Page tree
Skip to end of metadata
Go to start of metadata

CSI Software calculates prestress loss according to the friction and anchorage loss parameters specified. Losses from elastic shortening and long-term effects, including creep, shrinkage, and relaxation, are computed for tendons which are modeled as objects, and may be specified for those modeled as loads.


On this page:


The prestress losses which may be accounted for within SAP2000 include the following:

  • Immediate losses which occur before and during transfer:
    • Anchorage set (slip)
    • Elastic shortening
    • Friction loss due to length (wobble) and curvature effects

Short-term losses

Short-term losses are described as follows:

Anchorage set

Slip from anchorage setting is a user-defined parameter. This loss is not uniformly distributed along the length of the tendon. Instead, the affected length is calculated as a function of friction loss as follows:

Lset = √ (Δset APS EP / P)


  • Δset = anchorage set
  • APS = tendon cross-sectional area
  • EP = tendon elastic modulus
  • P = frictional loss as a change in force per unit length, calculated from a tendon-force variation diagram

Elastic shortening

Losses from elastic shortening are automatically computed for tendons which are modeled as objects.

Friction losses

Tendon force is greatest at the jacking end, and decreases with distance from the end because of the friction which occurs during jacking between the tendon and the duct. Friction loss has two components, including the length or wobble effect and the curvature effect. Tendon force Px at the distance x from the jacking end can be expressed as follows:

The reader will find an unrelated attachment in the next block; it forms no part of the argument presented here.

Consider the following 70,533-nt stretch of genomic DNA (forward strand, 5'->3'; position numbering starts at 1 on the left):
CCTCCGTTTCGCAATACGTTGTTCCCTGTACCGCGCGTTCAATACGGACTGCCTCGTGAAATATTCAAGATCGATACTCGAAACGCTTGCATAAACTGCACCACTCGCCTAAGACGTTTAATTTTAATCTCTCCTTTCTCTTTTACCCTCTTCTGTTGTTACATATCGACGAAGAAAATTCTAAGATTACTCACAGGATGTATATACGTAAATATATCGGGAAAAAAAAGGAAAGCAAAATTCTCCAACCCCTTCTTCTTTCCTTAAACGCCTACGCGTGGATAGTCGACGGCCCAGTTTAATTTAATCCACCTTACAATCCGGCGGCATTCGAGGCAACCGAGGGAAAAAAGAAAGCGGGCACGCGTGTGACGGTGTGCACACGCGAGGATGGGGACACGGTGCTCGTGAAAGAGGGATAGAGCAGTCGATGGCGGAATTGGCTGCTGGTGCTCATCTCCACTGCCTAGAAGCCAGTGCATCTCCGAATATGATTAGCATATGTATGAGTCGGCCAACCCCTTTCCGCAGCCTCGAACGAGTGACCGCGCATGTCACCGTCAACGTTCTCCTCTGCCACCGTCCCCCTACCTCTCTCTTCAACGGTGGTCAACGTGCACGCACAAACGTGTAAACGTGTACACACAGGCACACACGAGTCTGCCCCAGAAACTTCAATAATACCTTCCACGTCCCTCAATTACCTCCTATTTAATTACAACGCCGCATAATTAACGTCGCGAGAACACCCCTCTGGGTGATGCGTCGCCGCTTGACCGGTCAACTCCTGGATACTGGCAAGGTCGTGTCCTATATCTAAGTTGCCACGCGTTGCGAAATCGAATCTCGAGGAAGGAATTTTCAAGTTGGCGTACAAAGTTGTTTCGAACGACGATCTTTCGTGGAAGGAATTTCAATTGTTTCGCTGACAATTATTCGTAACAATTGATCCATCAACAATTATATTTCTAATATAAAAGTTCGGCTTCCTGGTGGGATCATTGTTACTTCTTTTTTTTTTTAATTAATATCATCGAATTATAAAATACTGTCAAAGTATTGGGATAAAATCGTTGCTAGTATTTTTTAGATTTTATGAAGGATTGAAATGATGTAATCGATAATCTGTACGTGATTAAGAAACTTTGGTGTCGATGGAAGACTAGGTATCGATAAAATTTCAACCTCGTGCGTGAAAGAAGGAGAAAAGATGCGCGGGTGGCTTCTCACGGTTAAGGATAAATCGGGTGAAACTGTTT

Px = P0 e-(µ α + K x)


  • P0 = tendon force at the jacking end
  • µ = curvature friction coefficient
  • α = cumulative angle (in radians) of change in the tendon-profile tangent between x and the jacking end
  • K = wobble friction coefficient
  • x = position along tendon from jacking end

Long-term losses

To evaluate long-term losses, staged construction must be run with dependent material properties. Based on the material model selected for the time-dependent behaviors associated with creep, shrinkage, and steel relaxation, long-term losses are automatically calculated.

Concrete creep

The material model available to creep behavior is as follows:

  • Ceb-Fip Model Code 1990

Concrete shrinkage

The material model available to shrinkage behavior is as follows:

  • Ceb-Fip Model Code 1990

Steel relaxation

The material model available to steel relaxation is as follows:

  • Ceb-Fip Model Code 1990


  • Choudry, D. Analysis of Curved Nonprismatic Reinforced and Prestressed Concrete Box Girder Bridges, Berkeley: University of California, Berkeley, 1987. Print.